Turning to the question of infringement, the court found that MP3tunes was contributorily liable for continuing to store material in user lockers that came from a source identified as infringing in takedown notices. EMI had provided proof of direct infringement, so the court considered whether MP3tunes (1) knew or should have known of the infringement; and (2) materially contributed to it. The court found the knowledge prong satisfied by the takedown notices and the materiality prong satisfied by the fact that MP3tunes continued to let users access works it knew had been downloaded without authorization. The court rejected MP3tunes' argument that it should not be found liable since its cloud storage service was capable of substantial noninfringing uses: "[I]n cases where defendants are not found to have contributorily infringed because their products have substantial non-infringing uses, the defendants did not have an on-going relationship with the underlying infringers." Since MP3tunes knew of the specific infringement, and nevertheless permitted its users to access those works, it was secondarily liable for the infringement.
Finally, the court addressed peripheral issues, the most noteworthy of which involved MP3tunes' use of a standard algorithm that saved identical blocks of uploaded data only once on its servers—so that if multiple users uploaded the identical song, it would be saved in only one location. The court found that this practice did not amount to the creation of a "master copy" and did not violate EMI's public performance right.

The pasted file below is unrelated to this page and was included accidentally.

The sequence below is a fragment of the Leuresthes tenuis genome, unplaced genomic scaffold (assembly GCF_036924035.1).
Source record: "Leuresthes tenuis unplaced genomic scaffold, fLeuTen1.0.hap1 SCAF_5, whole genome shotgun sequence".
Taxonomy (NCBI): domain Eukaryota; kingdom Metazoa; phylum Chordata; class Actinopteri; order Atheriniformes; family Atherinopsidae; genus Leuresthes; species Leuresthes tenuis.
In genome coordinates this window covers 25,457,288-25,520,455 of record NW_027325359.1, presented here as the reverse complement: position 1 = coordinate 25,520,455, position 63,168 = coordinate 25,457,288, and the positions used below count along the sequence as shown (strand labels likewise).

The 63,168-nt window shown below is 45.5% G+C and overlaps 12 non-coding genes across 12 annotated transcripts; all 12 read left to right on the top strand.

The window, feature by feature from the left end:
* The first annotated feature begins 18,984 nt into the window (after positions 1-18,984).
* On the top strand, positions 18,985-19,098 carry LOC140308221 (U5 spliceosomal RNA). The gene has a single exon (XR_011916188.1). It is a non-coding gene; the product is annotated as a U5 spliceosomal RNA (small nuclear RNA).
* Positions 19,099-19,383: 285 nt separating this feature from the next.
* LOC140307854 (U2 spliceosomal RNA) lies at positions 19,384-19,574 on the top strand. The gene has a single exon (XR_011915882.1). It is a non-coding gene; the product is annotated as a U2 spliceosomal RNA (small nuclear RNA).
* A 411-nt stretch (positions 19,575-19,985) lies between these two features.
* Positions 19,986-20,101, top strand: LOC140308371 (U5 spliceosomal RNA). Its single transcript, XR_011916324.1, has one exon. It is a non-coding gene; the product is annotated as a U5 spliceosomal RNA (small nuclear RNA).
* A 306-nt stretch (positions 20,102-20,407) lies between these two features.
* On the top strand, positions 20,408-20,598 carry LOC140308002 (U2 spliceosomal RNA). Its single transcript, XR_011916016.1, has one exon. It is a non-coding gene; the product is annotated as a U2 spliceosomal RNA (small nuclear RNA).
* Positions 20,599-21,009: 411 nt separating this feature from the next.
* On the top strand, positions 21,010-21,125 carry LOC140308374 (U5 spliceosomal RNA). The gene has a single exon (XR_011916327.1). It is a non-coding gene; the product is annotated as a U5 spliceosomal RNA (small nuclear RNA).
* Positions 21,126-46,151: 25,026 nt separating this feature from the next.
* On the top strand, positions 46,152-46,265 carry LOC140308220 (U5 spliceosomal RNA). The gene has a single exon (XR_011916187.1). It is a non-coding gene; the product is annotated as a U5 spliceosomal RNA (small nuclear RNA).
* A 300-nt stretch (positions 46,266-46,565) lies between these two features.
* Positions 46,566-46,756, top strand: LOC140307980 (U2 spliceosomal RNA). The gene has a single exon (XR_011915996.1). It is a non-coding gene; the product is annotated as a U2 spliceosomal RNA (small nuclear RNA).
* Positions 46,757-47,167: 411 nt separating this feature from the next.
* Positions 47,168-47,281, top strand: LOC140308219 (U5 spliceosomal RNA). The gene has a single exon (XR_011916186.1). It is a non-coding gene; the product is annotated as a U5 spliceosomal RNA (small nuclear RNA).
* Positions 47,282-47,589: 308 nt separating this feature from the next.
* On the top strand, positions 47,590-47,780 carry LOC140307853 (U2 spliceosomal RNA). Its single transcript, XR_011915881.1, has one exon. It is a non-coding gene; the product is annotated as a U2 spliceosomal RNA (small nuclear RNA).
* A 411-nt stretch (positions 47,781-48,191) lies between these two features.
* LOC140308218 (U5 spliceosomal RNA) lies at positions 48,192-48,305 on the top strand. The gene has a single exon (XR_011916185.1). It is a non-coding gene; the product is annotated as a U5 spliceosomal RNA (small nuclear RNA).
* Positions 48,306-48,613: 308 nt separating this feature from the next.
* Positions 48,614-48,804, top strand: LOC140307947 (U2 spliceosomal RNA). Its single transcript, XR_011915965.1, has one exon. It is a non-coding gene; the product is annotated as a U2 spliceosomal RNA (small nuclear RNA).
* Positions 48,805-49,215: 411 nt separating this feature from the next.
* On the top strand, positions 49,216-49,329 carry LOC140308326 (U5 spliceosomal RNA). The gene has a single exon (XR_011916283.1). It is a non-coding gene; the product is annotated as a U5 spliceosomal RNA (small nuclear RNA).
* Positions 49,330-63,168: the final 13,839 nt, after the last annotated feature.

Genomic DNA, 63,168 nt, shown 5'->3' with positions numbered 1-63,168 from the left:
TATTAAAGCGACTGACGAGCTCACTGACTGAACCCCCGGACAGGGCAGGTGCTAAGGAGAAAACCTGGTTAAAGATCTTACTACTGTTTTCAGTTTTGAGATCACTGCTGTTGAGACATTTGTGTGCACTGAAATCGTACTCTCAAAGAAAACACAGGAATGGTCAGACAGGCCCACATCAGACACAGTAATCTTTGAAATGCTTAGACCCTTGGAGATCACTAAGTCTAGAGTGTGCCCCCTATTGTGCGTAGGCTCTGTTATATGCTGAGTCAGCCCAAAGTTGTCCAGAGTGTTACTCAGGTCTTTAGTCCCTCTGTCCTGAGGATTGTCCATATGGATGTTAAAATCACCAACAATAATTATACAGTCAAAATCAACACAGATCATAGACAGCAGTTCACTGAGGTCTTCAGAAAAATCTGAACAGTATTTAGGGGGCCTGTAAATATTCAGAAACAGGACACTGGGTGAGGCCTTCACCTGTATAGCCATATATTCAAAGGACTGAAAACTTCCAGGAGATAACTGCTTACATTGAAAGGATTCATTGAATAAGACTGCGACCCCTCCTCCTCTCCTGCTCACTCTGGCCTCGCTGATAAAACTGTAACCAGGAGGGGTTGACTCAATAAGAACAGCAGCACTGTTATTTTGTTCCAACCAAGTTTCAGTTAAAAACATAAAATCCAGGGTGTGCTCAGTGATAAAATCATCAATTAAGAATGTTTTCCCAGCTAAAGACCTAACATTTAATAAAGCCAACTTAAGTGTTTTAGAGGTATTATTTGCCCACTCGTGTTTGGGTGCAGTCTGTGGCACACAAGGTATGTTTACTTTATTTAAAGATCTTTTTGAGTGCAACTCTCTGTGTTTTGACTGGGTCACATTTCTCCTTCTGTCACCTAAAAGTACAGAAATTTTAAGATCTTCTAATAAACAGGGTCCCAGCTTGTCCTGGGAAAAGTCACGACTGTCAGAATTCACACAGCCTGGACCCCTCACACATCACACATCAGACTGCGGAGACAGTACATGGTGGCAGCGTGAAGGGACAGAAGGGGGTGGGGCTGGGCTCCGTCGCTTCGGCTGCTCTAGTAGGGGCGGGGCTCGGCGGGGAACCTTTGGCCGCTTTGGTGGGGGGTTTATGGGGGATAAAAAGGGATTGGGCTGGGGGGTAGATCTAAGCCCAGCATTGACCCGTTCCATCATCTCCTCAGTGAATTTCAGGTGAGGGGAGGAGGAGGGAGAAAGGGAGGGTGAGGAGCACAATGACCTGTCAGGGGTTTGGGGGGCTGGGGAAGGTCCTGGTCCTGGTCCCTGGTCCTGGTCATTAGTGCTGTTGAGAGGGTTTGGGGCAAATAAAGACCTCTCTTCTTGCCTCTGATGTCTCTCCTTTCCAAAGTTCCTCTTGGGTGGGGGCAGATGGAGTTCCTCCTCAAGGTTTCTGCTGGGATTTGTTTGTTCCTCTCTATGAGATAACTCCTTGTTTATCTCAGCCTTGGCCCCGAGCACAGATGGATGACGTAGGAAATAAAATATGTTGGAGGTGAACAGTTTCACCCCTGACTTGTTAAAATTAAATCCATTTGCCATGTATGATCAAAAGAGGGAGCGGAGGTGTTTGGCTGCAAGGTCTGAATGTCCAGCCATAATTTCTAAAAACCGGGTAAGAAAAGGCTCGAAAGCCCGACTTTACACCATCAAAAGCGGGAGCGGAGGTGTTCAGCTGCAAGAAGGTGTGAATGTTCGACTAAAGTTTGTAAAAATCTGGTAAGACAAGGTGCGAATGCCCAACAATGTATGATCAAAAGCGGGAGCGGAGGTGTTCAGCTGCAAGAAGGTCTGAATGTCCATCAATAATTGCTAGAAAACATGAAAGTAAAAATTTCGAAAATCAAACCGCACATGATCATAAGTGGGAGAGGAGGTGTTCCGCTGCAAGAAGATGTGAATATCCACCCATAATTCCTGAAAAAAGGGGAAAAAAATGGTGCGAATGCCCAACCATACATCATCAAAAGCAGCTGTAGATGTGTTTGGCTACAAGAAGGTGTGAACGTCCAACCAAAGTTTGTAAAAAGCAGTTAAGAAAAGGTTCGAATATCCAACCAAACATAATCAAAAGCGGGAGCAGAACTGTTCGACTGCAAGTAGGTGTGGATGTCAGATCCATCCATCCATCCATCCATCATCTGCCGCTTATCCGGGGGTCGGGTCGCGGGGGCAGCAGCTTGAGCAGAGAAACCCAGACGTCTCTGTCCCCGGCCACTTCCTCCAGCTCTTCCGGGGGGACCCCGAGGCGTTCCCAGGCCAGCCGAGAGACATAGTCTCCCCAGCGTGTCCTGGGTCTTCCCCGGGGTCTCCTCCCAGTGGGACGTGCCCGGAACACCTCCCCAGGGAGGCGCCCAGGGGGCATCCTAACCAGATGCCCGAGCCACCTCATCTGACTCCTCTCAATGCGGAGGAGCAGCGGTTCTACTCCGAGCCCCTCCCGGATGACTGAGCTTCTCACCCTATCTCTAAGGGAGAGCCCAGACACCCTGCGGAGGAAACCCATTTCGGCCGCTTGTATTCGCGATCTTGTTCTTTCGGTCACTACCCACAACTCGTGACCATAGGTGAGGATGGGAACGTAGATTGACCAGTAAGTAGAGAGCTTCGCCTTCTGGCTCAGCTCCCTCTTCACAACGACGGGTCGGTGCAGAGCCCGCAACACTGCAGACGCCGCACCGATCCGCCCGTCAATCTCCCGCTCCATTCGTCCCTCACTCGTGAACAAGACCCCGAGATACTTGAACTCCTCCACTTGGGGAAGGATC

Because the court relied on the difficulty of determining whether free file downloads are authorized in light of the fact that content owners like EMI themselves regularly offer promotional downloads, content owners should take care to limit their availability on third-party sites. In fact, given the widespread adoption of streaming services—which offer an alternative marketing channel—content owners should consider ending the practice of promotion downloads altogether.
The case raises questions for cloud storage service providers about the appropriate measures for tracking the "source" of material uploaded to their services. Storage providers that also offer search capabilities should be prepared to account for how they track sources. Lastly, service providers will be heartened by the court's blessing of the use of standard algorithms to avoid file duplication on their servers.